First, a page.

Remember: you’re not expected to fast while traveling in a Muslim country during Ramadan. And while nobody will chide you for eating in public, and it certainly isn’t against the law (mostly), it’s a tad disrespectful when everyone is you know, starving. Some countries are stricter about this than others. I know Istanbul is more tolerant but it was rare to see people eating in public in Cairo. In Dubai, it’s not allowed. Either way, as a general rule, try to be discreet about eating and pack lots of snacks and water (or buy them at the grocery store). Also, note that in many countries, restaurants will be closed to the public throughout the day in preparation for breakfast at sundown. Some restaurants might be reservation-only since the whole country is eating at the same time although most hotels still have at least one restaurant open all day for guests. Keep that in mind and prepare accordingly!
Alcohol is forbidden for Muslims, although this a rule that many people and countries follow quite loosely except during Ramadan. Many countries (including the oh-so-popular Morocco) actually go dry for Ramadan: the sale of alcohol is usually forbidden for the entire month. If you’re staying at a beach resort or upscale hotel somewhere you should still have access to drinks, but either way, Ramadan certainly isn’t the best time for a boozy holiday. As Aretha Franklin once sang, “R-E-S-P-E-C-T!”
In all honesty, it’s important to dress modestly in many Muslim countries year-round, but it’s especially important if you’re traveling to a Muslim country during Ramadan. Locals are already pretty good at spotting the tourists, so just try not to be too skimpy or revealing. It’s disrespectful. Also, no PDA. This can get you in trouble on a normal day in some countries, but PDA during Ramadan is especially rude. You’re better safe than sorry.
Normally, bustling cities tend to slow down during Ramadan and many office and store hours are shortened. Although many places come alive at night and can stay open until the wee hours of the morning, don’t expect shops to be opening bright and early. If you’re one of those people who travels on a tight schedule, be sure to do extra research for opening times of attractions, tours, and restaurants. Or just travel slower so you have more time to spend at your destination.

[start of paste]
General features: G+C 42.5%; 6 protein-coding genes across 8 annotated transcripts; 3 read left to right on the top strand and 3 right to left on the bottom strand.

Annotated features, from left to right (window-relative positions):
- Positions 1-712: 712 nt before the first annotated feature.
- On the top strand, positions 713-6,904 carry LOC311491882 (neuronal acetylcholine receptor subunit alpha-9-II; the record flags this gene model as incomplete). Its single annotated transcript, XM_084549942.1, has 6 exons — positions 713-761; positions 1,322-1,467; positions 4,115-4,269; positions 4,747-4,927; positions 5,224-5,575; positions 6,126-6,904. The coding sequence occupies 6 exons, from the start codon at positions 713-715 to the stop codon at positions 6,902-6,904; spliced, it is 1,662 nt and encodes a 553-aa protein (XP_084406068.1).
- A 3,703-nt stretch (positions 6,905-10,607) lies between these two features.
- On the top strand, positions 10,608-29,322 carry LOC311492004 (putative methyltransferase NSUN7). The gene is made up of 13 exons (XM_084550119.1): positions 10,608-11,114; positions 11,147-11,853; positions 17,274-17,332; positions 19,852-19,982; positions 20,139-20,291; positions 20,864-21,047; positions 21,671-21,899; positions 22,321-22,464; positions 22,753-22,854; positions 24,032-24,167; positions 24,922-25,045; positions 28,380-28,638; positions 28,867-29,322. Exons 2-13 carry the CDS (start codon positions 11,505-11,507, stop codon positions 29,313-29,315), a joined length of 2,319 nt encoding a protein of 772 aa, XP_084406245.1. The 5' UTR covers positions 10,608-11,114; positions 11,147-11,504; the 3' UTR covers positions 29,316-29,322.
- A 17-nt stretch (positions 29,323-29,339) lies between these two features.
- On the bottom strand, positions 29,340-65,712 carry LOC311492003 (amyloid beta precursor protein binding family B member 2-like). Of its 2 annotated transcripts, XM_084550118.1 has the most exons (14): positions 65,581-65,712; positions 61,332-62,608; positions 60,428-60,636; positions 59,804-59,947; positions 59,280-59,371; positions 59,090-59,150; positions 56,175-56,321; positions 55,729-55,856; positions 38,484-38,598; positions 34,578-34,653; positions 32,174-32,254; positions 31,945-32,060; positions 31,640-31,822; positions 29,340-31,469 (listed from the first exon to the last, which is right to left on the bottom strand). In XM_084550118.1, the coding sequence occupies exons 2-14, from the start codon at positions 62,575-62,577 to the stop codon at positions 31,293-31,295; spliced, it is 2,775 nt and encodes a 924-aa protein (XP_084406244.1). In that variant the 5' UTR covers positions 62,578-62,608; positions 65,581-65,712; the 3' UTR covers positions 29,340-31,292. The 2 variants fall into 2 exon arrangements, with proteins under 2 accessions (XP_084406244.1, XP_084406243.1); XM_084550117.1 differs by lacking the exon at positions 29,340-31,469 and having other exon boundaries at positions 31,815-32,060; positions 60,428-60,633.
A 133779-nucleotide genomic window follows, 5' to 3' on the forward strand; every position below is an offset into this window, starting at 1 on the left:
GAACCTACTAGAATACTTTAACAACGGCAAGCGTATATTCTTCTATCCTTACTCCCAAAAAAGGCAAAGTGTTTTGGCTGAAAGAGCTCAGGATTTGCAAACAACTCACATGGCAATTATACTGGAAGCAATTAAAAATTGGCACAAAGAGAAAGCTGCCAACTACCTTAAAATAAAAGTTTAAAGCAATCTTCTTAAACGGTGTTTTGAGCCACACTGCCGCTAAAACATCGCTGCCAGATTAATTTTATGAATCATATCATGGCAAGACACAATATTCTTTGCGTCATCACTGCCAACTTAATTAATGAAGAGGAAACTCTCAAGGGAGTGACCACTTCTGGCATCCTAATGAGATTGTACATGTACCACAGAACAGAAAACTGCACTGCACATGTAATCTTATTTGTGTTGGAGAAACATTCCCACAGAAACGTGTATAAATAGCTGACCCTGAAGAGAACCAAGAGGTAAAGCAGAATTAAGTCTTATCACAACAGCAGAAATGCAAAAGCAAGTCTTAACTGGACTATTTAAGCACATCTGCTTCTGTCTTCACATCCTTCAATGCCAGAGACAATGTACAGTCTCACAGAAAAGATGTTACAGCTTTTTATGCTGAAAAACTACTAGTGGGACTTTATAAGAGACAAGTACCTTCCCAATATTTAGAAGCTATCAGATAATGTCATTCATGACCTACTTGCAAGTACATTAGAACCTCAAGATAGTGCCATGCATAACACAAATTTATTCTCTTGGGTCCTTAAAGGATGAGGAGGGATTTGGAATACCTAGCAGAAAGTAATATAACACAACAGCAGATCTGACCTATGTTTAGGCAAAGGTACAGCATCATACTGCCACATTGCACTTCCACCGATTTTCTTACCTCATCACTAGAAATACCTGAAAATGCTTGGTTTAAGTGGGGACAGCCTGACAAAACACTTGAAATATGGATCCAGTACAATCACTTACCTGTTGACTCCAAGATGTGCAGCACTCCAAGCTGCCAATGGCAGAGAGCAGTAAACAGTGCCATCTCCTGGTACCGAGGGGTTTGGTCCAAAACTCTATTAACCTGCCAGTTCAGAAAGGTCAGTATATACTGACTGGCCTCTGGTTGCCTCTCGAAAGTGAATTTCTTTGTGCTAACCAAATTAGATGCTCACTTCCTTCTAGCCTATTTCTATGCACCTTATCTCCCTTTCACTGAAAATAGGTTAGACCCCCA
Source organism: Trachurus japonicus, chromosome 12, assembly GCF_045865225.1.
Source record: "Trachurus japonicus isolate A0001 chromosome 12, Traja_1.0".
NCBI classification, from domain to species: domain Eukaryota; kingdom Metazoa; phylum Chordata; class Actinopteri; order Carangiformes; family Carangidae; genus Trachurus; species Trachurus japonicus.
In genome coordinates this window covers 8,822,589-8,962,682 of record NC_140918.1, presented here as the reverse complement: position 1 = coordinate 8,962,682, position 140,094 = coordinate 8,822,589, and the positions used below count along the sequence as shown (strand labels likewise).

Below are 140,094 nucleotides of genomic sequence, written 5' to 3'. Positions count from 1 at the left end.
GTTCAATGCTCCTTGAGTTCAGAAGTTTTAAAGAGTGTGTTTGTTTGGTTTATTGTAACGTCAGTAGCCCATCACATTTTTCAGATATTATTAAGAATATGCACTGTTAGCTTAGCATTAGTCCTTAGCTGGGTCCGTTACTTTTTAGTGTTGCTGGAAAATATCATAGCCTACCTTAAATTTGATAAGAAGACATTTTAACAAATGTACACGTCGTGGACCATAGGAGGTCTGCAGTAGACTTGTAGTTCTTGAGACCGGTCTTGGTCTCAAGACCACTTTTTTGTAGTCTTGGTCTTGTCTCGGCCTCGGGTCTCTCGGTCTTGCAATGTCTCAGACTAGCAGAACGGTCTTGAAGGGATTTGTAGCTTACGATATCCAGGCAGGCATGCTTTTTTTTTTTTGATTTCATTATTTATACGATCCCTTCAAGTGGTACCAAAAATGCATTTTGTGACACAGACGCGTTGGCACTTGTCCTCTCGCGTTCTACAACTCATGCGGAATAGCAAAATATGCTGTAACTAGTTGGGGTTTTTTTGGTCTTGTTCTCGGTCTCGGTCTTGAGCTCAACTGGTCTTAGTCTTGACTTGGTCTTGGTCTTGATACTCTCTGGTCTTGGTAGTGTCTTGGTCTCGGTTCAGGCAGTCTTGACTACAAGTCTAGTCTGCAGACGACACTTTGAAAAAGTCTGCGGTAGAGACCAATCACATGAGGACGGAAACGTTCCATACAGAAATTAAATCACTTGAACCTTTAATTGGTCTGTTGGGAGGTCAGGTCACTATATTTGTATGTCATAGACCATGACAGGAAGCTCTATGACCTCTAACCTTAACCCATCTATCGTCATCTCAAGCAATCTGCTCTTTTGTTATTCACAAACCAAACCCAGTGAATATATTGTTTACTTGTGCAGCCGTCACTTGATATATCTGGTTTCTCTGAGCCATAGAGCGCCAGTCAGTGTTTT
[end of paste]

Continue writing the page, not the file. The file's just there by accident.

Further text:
Become a night owl
The nightclubs and bars don’t turn around and open after sunset (they’re usually closed all month long), but the streets come alive after everyone has broken their fast. Many shops sell special Ramadan treats, and cafes and public spaces are open late to accommodate socializing, family time, and suhoor. Don’t hesitate to join in on the local festivities! If you can join a family for iftar or walk by the local mosque at sunset, do it. You get to observe the local culture in action and really get a taste for the special time that is Ramadan – a time for hospitality and generosity.
Traveling to Muslim Countries During Ramadan: A Unique Experience
At the end of the day, Ramadan isn’t just about not eating or drinking. It’s a month when millions of people join their family and friends to eat, celebrate, and reflect. It’s a time of charity and appreciation and despite the hanger pains, a time that the whole community really comes together. While it certainly isn’t the most convenient time to travel (for Muslims or non-Muslims), it is by far one of the most interesting. If you can get past the pain points and the occasional hangry person like me, you’ll gain a little more insight on a religion that the whole world should certainly learn more about. Happy travels – and to my fellow Muslims out there, Ramadan Kareem!
Have you ever traveled during Ramadan in a Muslim-majority country? What was your experience like? Share in the comments below!